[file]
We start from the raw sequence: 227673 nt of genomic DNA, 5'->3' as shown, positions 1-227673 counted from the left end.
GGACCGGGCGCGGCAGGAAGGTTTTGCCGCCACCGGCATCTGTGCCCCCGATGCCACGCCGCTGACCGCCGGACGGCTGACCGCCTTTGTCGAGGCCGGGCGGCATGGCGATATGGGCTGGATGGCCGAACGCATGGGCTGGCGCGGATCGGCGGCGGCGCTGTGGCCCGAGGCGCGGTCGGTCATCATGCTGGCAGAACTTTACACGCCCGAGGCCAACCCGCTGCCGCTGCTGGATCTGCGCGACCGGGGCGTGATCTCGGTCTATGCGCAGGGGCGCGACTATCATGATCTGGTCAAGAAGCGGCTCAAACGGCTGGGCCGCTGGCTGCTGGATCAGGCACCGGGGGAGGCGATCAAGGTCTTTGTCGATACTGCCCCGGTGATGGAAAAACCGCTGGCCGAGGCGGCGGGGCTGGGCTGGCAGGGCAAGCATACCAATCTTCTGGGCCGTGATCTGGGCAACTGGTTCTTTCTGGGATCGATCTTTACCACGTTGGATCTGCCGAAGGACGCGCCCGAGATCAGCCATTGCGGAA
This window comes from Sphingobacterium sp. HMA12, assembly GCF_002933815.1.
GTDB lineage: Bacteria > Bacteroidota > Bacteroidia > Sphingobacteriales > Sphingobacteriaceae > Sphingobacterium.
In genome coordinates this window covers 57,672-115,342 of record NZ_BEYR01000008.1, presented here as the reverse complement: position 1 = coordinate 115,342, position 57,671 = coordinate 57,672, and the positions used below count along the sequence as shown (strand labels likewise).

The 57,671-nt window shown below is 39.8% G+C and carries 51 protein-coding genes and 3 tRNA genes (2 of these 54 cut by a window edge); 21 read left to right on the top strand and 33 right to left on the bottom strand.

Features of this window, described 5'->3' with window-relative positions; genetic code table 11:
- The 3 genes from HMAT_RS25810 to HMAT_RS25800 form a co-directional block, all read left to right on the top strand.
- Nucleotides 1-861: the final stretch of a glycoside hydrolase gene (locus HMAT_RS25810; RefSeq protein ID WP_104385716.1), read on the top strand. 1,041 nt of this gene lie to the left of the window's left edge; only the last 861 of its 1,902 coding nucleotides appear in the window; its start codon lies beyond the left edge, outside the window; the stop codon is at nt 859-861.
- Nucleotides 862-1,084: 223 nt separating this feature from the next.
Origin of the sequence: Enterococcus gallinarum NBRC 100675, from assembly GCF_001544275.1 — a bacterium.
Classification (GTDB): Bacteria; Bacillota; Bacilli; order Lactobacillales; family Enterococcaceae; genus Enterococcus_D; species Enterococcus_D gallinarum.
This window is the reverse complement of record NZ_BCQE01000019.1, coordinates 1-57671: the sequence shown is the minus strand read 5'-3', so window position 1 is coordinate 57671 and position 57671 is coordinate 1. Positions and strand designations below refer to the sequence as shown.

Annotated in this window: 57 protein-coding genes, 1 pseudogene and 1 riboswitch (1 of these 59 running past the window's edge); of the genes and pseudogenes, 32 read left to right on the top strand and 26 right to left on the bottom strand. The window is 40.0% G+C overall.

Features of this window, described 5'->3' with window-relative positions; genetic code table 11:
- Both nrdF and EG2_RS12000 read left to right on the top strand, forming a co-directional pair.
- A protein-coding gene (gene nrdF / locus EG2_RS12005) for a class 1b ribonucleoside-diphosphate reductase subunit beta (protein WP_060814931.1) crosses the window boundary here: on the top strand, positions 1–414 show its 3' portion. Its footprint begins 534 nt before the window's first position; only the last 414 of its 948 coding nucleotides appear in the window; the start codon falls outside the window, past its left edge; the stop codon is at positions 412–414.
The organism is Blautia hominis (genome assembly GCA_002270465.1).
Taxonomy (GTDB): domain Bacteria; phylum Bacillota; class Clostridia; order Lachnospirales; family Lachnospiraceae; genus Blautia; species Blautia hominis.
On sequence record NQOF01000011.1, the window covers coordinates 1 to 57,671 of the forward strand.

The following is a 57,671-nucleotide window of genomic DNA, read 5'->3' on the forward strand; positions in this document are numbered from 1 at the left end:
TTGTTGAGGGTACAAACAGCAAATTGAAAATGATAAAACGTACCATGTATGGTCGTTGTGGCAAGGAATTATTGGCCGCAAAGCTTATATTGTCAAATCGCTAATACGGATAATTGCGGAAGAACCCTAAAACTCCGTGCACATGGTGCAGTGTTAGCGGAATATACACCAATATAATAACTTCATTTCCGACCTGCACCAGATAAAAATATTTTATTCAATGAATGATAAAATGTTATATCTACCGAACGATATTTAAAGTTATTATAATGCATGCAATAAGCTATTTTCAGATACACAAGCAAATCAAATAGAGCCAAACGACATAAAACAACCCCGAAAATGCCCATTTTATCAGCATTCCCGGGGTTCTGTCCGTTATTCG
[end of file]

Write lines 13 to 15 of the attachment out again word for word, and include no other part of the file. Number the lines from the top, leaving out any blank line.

This window is the reverse complement of record NZ_BCQE01000019.1, coordinates 1-57671: the sequence shown is the minus strand read 5'-3', so window position 1 is coordinate 57671 and position 57671 is coordinate 1. Positions and strand designations below refer to the sequence as shown.

Annotated in this window: 57 protein-coding genes, 1 pseudogene and 1 riboswitch (1 of these 59 running past the window's edge); of the genes and pseudogenes, 32 read left to right on the top strand and 26 right to left on the bottom strand. The window is 40.0% G+C overall.

Features of this window, described 5'->3' with window-relative positions; genetic code table 11: